Canada reported a small trade surplus in February for the first time in five months as exports bounced to their highest since before the recession in 2008, welcome news for the central bank which is betting on a long-overdue recovery in the sector.
The trade surplus totaled C$290-million ($264-million), Statistics Canada said on Thursday, against forecasts for a C$200-million surplus and rebounding from a deficit of C$337-million in January.
Imports jumped 2.1 per cent in the month to an all-time high of C$42.06-billion, thanks to energy products, autos and machinery and equipment. But they were overshadowed by a 3.6 per cent surge in exports to C$42.35-billion on motor vehicles and parts and crude oil and bitumen.
The last time exports were above that level was in August 2008, following a historic peak in July of that year.
Exports to the United States, by far Canada’s biggest market, shot up 4.4 per cent in February and also hit the highest level since July 2008.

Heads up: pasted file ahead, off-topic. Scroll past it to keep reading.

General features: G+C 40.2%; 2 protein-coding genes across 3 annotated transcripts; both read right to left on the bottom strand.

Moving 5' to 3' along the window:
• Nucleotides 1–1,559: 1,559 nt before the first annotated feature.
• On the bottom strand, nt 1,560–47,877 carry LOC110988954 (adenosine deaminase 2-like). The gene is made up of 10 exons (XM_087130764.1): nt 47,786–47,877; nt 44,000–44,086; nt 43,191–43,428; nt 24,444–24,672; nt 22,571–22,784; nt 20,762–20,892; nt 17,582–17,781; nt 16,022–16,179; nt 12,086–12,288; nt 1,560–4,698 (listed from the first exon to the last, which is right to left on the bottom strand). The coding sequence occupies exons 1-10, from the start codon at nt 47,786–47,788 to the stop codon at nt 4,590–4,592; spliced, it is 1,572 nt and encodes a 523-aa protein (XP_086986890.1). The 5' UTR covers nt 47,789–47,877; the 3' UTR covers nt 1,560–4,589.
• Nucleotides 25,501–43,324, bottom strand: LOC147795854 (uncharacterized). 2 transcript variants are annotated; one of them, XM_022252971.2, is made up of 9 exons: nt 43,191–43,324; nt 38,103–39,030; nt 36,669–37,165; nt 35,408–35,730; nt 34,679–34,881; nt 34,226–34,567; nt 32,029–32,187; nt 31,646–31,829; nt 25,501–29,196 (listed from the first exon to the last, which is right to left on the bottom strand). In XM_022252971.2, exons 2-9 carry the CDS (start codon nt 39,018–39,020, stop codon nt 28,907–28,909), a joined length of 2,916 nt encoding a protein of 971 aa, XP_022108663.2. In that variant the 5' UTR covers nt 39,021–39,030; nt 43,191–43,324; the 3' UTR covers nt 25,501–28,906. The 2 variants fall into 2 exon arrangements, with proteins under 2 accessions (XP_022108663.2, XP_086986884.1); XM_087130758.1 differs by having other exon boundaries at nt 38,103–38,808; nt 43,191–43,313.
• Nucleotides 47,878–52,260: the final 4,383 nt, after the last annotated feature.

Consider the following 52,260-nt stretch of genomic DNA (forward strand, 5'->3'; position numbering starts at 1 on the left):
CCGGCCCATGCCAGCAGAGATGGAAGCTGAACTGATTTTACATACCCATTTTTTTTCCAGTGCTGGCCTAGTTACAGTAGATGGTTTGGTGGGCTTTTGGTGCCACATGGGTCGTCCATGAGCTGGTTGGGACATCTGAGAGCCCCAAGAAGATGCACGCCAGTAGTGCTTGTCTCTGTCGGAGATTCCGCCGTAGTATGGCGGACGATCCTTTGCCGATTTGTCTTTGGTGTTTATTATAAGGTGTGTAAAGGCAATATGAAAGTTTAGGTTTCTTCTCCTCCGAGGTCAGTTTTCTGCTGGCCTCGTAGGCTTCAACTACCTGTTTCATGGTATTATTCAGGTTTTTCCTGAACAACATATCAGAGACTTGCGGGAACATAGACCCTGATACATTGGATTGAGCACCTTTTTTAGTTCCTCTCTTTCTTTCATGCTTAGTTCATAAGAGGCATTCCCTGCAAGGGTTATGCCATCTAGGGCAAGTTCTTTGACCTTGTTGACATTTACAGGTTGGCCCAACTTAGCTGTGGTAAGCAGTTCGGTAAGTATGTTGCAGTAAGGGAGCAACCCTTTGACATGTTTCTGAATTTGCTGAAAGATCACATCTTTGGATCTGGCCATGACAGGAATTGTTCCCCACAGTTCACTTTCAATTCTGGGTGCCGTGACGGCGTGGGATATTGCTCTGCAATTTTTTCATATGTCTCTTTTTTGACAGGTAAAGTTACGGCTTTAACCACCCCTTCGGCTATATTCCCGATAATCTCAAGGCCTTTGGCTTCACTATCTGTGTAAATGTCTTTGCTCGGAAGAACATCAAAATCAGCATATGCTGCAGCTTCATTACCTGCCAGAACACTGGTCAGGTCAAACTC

Overall exports in February grew 2.2 per cent in volume and prices rose 1.4 per cent.
Bank of Canada Governor Stephen Poloz has been puzzled by the country’s poor export performance despite a gradual rise in demand from the U.S. market. On March 18, Poloz said he’d seen no evidence yet that a recent depreciation of the Canadian dollar was having any effect on the trade sector.
via Globe andMail
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